Last month I took on a pretty ambitious challenge: for 30 days, I would use my iPhone only as a phone. Basic call and text functionality was allowed, but no email, maps, checking scores, etc.
This was very difficult for the first couple days. But after that, it got much easier. Around day 15, I realized around 5pm that I left my phone at home that morning. I made it through the 30 days with only a couple small cheats–testing the mobile compatibility of a web site (work-related), taking a few pictures, and helping a tourist downtown get directions to their hotel. I didn’t use it to check email or a score once.
Anyways, here’s what I learned:
- The forced time to sit and think made me very productive. With the time to and from work to think, I found myself coming up with creative solutions to challenges encountered during the day (as well as coming up with some good ideas for new projects / tasks). I thought I would be bored out of my mind, so it was nice to discover that I’m able to keep myself occupied 🙂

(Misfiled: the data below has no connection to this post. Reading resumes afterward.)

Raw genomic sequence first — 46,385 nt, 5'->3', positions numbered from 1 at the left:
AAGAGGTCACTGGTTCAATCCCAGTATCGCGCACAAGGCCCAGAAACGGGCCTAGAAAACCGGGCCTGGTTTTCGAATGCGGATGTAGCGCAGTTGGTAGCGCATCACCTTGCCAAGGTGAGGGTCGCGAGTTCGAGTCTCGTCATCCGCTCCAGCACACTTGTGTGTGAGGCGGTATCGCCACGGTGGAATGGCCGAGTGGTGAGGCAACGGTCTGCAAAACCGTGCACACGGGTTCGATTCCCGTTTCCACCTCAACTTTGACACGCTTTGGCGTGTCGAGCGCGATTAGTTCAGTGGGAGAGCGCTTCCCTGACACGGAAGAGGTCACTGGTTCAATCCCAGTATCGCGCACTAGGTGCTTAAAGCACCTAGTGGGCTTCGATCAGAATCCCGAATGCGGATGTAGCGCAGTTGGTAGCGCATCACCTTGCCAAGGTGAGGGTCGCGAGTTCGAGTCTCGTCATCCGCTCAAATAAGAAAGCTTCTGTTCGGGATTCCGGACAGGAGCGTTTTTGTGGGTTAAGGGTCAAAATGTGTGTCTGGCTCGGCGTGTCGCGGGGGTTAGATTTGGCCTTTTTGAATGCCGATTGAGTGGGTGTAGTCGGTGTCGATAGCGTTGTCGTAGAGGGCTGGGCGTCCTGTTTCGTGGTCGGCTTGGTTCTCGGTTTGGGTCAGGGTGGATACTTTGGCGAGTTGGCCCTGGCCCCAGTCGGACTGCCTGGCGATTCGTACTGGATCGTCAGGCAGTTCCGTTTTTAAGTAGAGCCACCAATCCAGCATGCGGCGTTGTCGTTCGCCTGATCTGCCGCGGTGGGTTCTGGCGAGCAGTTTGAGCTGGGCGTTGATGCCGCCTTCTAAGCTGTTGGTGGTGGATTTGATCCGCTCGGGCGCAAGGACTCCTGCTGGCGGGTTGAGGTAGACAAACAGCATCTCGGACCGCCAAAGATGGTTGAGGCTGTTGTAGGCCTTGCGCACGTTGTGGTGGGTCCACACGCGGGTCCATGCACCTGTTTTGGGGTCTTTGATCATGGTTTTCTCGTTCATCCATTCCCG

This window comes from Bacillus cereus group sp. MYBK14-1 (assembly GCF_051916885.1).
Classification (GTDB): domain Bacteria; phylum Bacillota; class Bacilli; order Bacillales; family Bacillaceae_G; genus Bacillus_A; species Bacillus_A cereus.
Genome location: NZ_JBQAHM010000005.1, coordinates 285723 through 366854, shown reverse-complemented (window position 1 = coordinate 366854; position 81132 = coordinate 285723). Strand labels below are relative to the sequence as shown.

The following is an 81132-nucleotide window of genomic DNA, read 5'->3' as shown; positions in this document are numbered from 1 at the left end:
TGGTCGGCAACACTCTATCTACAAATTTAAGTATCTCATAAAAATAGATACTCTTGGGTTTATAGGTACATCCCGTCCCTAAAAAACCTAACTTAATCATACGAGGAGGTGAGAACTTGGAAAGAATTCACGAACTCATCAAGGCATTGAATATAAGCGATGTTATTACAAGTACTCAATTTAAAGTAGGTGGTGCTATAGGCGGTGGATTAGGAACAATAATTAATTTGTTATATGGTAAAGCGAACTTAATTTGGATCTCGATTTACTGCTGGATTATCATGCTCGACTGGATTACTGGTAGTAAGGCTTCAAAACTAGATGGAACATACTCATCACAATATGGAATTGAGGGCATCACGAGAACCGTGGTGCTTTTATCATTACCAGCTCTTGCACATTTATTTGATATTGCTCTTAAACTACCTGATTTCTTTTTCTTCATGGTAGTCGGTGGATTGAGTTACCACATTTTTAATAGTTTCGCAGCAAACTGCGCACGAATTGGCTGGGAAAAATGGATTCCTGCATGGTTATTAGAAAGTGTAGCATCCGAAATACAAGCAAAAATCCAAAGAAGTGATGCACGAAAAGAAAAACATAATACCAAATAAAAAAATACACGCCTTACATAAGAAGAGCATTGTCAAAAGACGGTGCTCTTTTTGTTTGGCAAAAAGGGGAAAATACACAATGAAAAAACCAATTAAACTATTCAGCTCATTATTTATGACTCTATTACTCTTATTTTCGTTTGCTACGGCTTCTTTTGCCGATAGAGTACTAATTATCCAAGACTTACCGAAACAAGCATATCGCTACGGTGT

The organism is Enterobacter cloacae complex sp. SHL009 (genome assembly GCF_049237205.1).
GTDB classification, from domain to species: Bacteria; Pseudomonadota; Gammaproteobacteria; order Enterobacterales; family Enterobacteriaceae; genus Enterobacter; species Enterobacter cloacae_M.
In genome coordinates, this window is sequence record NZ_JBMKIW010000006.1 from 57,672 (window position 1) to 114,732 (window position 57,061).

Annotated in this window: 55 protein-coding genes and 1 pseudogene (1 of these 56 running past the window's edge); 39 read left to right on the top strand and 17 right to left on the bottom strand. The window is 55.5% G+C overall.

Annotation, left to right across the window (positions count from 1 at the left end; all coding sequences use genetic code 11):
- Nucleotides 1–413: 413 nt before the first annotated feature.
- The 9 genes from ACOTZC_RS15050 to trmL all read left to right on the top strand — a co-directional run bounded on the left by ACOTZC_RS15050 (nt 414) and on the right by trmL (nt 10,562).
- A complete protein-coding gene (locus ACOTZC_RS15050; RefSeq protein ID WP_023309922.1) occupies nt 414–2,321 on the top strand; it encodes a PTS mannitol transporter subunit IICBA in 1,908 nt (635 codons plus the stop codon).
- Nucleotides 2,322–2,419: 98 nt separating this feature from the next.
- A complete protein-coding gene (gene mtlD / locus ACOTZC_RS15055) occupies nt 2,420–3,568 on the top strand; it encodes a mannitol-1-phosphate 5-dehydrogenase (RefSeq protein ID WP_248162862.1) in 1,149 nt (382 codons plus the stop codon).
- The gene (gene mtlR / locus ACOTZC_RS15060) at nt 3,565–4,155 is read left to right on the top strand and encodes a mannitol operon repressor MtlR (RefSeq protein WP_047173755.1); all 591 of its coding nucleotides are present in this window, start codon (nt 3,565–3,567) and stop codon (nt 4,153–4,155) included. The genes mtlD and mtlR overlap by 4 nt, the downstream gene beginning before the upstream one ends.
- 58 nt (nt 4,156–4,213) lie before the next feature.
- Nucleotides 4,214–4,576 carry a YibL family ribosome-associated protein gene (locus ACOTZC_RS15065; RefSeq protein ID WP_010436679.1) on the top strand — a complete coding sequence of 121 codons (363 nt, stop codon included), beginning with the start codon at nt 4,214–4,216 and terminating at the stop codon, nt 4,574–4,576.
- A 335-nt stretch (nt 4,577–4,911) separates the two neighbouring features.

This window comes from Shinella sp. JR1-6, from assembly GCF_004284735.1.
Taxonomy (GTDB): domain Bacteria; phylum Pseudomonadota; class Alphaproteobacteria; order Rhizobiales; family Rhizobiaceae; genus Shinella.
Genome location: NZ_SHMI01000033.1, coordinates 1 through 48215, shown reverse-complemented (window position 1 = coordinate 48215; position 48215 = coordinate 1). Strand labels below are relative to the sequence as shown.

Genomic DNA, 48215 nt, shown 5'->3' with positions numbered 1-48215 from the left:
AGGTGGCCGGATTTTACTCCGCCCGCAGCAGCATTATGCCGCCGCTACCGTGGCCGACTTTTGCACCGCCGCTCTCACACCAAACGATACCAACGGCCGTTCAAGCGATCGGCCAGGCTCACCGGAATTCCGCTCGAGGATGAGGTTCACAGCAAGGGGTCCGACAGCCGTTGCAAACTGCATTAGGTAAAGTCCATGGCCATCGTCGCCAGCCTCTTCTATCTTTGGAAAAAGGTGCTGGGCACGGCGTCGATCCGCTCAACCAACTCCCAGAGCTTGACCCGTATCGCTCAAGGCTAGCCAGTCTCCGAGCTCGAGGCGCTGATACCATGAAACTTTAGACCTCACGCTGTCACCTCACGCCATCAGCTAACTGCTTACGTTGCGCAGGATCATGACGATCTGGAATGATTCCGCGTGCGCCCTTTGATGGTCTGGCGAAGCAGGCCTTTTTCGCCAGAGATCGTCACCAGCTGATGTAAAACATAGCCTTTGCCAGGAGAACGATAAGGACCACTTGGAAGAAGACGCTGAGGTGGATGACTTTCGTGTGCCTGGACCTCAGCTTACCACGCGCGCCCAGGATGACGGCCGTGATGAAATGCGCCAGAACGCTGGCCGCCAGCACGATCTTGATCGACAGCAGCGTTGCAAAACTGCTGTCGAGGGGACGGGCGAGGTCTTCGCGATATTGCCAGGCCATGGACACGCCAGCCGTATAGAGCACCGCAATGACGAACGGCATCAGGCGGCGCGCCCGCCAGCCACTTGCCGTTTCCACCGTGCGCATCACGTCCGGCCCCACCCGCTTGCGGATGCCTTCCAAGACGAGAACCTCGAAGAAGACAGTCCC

- I read a lot (primarily on the bus ride home). It was nice to be reminded how enjoyable a good book is.
- I found myself using a phone as a phone more often. I almost never call anyone. It was nice to connect with family members and friends with whom I don’t do a very good job of keeping in touch.
- What I missed most of all: podcasts. I had taken for granted how helpful these are in getting me going in the morning. I was like a kid at Christmas on day 31.
- Most interesting observation: my wife had no idea I was doing this until I told her on Day 29 🙂
Since this ended, I’ve gone back to checking email, etc. on the phone. It is pretty damn convenient. But I’m now much better about putting it away when I get home and leaving it at home when I’m going out with my wife or friends. And I don’t automatically put in the headphones and fire up a podcast if I’m running out for lunch; a lot of times, I use the “nothing time” to just think.
I’d highly recommend this challenge. The first few days are tough, but if you make it through you’ll be amazed at how little you miss it.